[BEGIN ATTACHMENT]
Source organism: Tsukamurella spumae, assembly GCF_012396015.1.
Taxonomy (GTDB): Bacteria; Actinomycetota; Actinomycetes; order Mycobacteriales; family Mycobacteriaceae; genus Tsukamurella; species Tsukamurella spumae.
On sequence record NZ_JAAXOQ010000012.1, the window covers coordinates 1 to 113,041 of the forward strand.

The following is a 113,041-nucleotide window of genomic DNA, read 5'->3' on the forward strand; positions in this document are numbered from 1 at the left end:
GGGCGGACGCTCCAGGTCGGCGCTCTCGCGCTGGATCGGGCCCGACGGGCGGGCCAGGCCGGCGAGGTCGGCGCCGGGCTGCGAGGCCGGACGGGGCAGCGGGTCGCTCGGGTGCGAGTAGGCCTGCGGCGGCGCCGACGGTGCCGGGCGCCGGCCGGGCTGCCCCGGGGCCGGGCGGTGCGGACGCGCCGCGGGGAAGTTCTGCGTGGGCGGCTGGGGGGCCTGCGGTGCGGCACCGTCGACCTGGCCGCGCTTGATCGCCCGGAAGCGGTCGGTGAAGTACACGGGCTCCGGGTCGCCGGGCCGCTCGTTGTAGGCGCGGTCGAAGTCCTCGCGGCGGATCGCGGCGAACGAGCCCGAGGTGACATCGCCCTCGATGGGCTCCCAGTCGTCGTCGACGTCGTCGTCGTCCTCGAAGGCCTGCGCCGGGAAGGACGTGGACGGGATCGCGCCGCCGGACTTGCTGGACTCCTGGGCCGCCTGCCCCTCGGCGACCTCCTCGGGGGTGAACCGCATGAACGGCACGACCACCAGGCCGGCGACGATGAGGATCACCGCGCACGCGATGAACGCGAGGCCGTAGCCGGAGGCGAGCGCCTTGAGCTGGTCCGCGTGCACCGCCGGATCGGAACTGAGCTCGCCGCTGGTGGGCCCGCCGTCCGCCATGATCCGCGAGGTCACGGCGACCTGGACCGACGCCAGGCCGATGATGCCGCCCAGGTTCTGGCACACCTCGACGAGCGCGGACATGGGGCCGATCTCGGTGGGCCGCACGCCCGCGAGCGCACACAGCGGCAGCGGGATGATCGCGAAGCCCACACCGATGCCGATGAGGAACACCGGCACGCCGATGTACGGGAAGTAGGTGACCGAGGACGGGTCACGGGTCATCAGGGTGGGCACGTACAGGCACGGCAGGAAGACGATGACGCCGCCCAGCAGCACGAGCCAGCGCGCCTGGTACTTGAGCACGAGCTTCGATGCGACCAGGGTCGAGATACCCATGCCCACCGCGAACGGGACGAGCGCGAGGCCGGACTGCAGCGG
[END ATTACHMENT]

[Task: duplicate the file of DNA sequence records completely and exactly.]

Source organism: Tsukamurella spumae, assembly GCF_012396015.1.
Taxonomy (GTDB): Bacteria; Actinomycetota; Actinomycetes; order Mycobacteriales; family Mycobacteriaceae; genus Tsukamurella; species Tsukamurella spumae.
On sequence record NZ_JAAXOQ010000012.1, the window covers coordinates 1 to 113,041 of the forward strand.

The following is a 113,041-nucleotide window of genomic DNA, read 5'->3' on the forward strand; positions in this document are numbered from 1 at the left end:
GGGCGGACGCTCCAGGTCGGCGCTCTCGCGCTGGATCGGGCCCGACGGGCGGGCCAGGCCGGCGAGGTCGGCGCCGGGCTGCGAGGCCGGACGGGGCAGCGGGTCGCTCGGGTGCGAGTAGGCCTGCGGCGGCGCCGACGGTGCCGGGCGCCGGCCGGGCTGCCCCGGGGCCGGGCGGTGCGGACGCGCCGCGGGGAAGTTCTGCGTGGGCGGCTGGGGGGCCTGCGGTGCGGCACCGTCGACCTGGCCGCGCTTGATCGCCCGGAAGCGGTCGGTGAAGTACACGGGCTCCGGGTCGCCGGGCCGCTCGTTGTAGGCGCGGTCGAAGTCCTCGCGGCGGATCGCGGCGAACGAGCCCGAGGTGACATCGCCCTCGATGGGCTCCCAGTCGTCGTCGACGTCGTCGTCGTCCTCGAAGGCCTGCGCCGGGAAGGACGTGGACGGGATCGCGCCGCCGGACTTGCTGGACTCCTGGGCCGCCTGCCCCTCGGCGACCTCCTCGGGGGTGAACCGCATGAACGGCACGACCACCAGGCCGGCGACGATGAGGATCACCGCGCACGCGATGAACGCGAGGCCGTAGCCGGAGGCGAGCGCCTTGAGCTGGTCCGCGTGCACCGCCGGATCGGAACTGAGCTCGCCGCTGGTGGGCCCGCCGTCCGCCATGATCCGCGAGGTCACGGCGACCTGGACCGACGCCAGGCCGATGATGCCGCCCAGGTTCTGGCACACCTCGACGAGCGCGGACATGGGGCCGATCTCGGTGGGCCGCACGCCCGCGAGCGCACACAGCGGCAGCGGGATGATCGCGAAGCCCACACCGATGCCGATGAGGAACACCGGCACGCCGATGTACGGGAAGTAGGTGACCGAGGACGGGTCACGGGTCATCAGGGTGGGCACGTACAGGCACGGCAGGAAGACGATGACGCCGCCCAGCAGCACGAGCCAGCGCGCCTGGTACTTGAGCACGAGCTTCGATGCGACCAGGGTCGAGATACCCATGCCCACCGCGAACGGGACGAGCGCGAGGCCGGACTGCAGCGG